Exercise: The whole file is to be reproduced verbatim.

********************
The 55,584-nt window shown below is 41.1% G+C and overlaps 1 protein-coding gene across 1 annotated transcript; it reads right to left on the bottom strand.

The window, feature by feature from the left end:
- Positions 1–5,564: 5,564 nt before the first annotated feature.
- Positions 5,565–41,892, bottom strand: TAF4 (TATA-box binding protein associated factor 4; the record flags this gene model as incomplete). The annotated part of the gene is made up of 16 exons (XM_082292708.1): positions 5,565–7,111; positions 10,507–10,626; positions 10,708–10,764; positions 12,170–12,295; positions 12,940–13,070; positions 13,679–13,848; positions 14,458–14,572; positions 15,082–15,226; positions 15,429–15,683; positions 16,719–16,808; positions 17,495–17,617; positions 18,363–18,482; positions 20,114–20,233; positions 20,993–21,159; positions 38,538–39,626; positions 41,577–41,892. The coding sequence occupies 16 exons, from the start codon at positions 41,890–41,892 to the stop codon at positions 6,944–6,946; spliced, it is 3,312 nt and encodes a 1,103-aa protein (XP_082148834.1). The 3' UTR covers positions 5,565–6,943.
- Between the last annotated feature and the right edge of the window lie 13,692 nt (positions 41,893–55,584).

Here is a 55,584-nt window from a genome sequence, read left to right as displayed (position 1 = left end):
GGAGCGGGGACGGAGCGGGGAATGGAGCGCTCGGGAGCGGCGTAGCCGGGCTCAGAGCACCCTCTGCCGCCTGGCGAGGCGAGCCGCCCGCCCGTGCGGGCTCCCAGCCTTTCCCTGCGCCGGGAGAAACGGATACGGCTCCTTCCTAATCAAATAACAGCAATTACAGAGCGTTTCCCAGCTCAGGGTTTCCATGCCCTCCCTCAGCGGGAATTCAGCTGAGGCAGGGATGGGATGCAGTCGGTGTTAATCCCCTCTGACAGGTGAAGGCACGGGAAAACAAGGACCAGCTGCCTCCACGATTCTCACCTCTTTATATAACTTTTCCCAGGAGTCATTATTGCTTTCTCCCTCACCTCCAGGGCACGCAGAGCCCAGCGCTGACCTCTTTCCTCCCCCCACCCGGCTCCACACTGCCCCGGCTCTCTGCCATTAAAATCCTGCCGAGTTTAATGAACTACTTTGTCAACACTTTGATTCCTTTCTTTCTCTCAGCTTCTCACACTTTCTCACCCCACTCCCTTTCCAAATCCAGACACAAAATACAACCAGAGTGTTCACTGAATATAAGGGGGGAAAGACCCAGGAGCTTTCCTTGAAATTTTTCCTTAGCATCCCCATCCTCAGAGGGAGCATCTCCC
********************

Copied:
The 55,584-nt window shown below is 41.1% G+C and overlaps 1 protein-coding gene across 1 annotated transcript; it reads right to left on the bottom strand.

The window, feature by feature from the left end:
- Positions 1–5,564: 5,564 nt before the first annotated feature.
- Positions 5,565–41,892, bottom strand: TAF4 (TATA-box binding protein associated factor 4; the record flags this gene model as incomplete). The annotated part of the gene is made up of 16 exons (XM_082292708.1): positions 5,565–7,111; positions 10,507–10,626; positions 10,708–10,764; positions 12,170–12,295; positions 12,940–13,070; positions 13,679–13,848; positions 14,458–14,572; positions 15,082–15,226; positions 15,429–15,683; positions 16,719–16,808; positions 17,495–17,617; positions 18,363–18,482; positions 20,114–20,233; positions 20,993–21,159; positions 38,538–39,626; positions 41,577–41,892. The coding sequence occupies 16 exons, from the start codon at positions 41,890–41,892 to the stop codon at positions 6,944–6,946; spliced, it is 3,312 nt and encodes a 1,103-aa protein (XP_082148834.1). The 3' UTR covers positions 5,565–6,943.
- Between the last annotated feature and the right edge of the window lie 13,692 nt (positions 41,893–55,584).

Here is a 55,584-nt window from a genome sequence, read left to right as displayed (position 1 = left end):
GGAGCGGGGACGGAGCGGGGAATGGAGCGCTCGGGAGCGGCGTAGCCGGGCTCAGAGCACCCTCTGCCGCCTGGCGAGGCGAGCCGCCCGCCCGTGCGGGCTCCCAGCCTTTCCCTGCGCCGGGAGAAACGGATACGGCTCCTTCCTAATCAAATAACAGCAATTACAGAGCGTTTCCCAGCTCAGGGTTTCCATGCCCTCCCTCAGCGGGAATTCAGCTGAGGCAGGGATGGGATGCAGTCGGTGTTAATCCCCTCTGACAGGTGAAGGCACGGGAAAACAAGGACCAGCTGCCTCCACGATTCTCACCTCTTTATATAACTTTTCCCAGGAGTCATTATTGCTTTCTCCCTCACCTCCAGGGCACGCAGAGCCCAGCGCTGACCTCTTTCCTCCCCCCACCCGGCTCCACACTGCCCCGGCTCTCTGCCATTAAAATCCTGCCGAGTTTAATGAACTACTTTGTCAACACTTTGATTCCTTTCTTTCTCTCAGCTTCTCACACTTTCTCACCCCACTCCCTTTCCAAATCCAGACACAAAATACAACCAGAGTGTTCACTGAATATAAGGGGGGAAAGACCCAGGAGCTTTCCTTGAAATTTTTCCTTAGCATCCCCATCCTCAGAGGGAGCATCTCCC